Saudi woman gets 45 years in prison for sharing opinions online: Human rights group

A Saudi woman has been sentenced to nearly half a century in prison for sharing her views online, a human rights group has reported.

According to Democracy for the Arab World Now, Nourah bint Saeed al-Qahtani was sentenced in August to 45 years in prison by the appeals division of Saudi Arabia’s specialized criminal court (breaking dawn)cited court documents.

According to DAWN, the woman’s age is unknown and she was charged with “destroying the social fabric of the kingdom” by criticizing the Saudi ruler and “creating and storing materials that affect public order and morals and religious values.” was convicted of

The ruling also alleged that she had “violated public order and morals by using social media” under the Anti-Terrorism Act and Cybercrime Prevention Act.

The Washington-based DAWN noted that specialized criminal courts “have jurisdiction over terrorism and security-related cases through overly broad and vague anti-terrorism laws.”

Al-Qahtani’s sentence comes just weeks after Leeds University PhD student Salma al-Shehab was sentenced to 34 years in prison for similar charges related to her Twitter account. Human Rights Watch.

“Just weeks after Salma Al-Shehab’s shocking 34-year sentence this month, al-Qahtani’s 45-year sentence appears to have simply been a tweet of her opinion, but Saudi officials “It shows how bold we feel to punish even the mildest criticism from the public.” Abdullah Aloud, Director of Gulf Studies at DAWN, said:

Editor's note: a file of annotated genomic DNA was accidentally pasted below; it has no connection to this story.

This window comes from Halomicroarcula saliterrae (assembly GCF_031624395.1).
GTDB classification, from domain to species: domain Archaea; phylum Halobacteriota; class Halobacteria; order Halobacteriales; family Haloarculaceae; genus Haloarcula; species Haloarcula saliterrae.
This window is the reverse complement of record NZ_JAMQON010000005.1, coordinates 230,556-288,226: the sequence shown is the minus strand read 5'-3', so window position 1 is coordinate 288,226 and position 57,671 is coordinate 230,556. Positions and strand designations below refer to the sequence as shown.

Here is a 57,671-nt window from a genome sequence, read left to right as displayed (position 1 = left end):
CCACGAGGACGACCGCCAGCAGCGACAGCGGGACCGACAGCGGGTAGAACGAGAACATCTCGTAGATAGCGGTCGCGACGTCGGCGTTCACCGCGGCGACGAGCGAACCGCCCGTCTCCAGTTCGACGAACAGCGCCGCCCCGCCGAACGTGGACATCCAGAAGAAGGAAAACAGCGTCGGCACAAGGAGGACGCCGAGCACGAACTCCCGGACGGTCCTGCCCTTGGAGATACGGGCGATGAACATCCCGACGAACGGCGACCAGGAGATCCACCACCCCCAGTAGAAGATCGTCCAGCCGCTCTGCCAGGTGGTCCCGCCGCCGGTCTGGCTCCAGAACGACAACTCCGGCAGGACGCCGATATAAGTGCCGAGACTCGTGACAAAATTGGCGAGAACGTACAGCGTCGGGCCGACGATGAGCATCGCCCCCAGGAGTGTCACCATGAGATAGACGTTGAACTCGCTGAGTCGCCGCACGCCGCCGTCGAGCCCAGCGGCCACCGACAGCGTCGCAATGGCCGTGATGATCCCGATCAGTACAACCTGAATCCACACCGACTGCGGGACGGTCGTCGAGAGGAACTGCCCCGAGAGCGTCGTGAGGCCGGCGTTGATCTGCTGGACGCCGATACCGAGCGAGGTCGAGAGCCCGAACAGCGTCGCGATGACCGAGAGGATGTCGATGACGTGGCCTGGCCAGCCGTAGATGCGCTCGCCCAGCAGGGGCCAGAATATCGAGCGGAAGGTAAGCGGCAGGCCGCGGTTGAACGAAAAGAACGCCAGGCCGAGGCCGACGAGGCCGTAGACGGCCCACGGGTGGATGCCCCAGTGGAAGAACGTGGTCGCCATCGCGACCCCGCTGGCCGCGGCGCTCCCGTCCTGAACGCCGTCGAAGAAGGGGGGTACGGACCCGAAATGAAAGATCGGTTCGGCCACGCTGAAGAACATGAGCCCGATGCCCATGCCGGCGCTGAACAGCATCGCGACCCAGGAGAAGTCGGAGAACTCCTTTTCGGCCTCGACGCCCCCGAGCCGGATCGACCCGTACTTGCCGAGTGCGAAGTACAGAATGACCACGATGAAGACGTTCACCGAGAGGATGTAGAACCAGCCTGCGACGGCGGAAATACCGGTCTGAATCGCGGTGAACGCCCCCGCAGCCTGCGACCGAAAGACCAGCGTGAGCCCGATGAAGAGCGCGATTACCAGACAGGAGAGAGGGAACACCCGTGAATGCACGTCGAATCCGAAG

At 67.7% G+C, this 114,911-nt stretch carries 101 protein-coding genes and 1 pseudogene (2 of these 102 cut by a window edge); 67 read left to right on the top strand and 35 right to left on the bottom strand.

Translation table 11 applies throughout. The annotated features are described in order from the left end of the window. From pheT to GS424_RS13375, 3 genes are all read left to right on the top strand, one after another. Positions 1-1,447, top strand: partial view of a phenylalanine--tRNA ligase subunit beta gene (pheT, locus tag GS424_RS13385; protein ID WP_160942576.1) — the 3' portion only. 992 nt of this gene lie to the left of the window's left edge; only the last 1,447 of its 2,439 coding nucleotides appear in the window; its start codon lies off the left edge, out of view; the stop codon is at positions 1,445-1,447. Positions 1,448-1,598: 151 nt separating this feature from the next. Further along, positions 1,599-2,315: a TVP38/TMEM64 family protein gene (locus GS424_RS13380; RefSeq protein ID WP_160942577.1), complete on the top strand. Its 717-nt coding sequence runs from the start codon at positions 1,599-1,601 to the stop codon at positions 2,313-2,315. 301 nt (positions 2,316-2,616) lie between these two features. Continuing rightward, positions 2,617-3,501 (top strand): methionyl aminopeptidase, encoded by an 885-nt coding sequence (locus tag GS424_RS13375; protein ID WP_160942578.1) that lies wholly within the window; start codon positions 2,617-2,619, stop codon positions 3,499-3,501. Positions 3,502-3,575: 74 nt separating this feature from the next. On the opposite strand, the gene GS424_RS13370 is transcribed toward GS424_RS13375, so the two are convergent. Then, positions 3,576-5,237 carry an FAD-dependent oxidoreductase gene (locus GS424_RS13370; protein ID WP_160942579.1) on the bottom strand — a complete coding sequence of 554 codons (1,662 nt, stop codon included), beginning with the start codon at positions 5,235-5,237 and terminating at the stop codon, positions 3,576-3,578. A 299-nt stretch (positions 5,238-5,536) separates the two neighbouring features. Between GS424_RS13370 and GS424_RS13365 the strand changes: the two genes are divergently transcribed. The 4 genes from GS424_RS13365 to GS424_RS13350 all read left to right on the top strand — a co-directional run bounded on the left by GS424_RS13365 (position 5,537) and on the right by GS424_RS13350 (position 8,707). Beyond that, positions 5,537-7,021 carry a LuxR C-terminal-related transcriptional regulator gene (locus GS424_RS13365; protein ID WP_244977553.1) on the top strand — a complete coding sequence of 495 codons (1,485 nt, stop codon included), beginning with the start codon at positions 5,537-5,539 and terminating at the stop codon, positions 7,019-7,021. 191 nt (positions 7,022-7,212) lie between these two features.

“It’s impossible not to connect the dots”

Aloud said there had been an increase in “repressive attacks” against individuals who dared speak out about the Saudi government’s human rights abuses since US President Joe Biden’s visit to the country in July.

Biden defended a meeting with Saudi Crown Prince Mohammed bin Salman.

“The failure to link Crown Prince Mohammed bin Salman’s meeting with President Biden in Jeddah last month to an increase in repressive attacks on those who dare to criticize him and the Saudi government for well-documented human rights abuses. I can’t stay,” said Aloud. He said.

Saudi Arabia has been repeatedly accused by human rights groups and UN agencies of human rights abuses and laws restricting political and religious expression, such as the Anti-Terrorism Act and the Anti-Terrorism Act. Cyber ​​Crime Countermeasures Act.

The 2018 murder of journalist Jamal Khashoggi, who was critical of the Saudi government and who came up with the idea for DAWN, is tied to the crown prince.

But officials in the country have denied any connection between the crown prince and Khashoggi’s death, denied accusations of human rights violations, and said the law would help protect national security.

“In both al-Shebab and al-Qahtani cases, Saudi authorities used abusive laws to target and punish Saudi citizens who criticized the government on Twitter,” said Aloud. “But this is only half the story, because even the crown prince would allow such persuasive over-sentencing if he felt that he would be subject to meaningful censorship by the United States and other Western governments. Because it doesn’t. Obviously, it doesn’t.”

Katavera Roberts


Katabella Roberts is a news writer for The Epoch Times, focusing primarily on US, world and business news.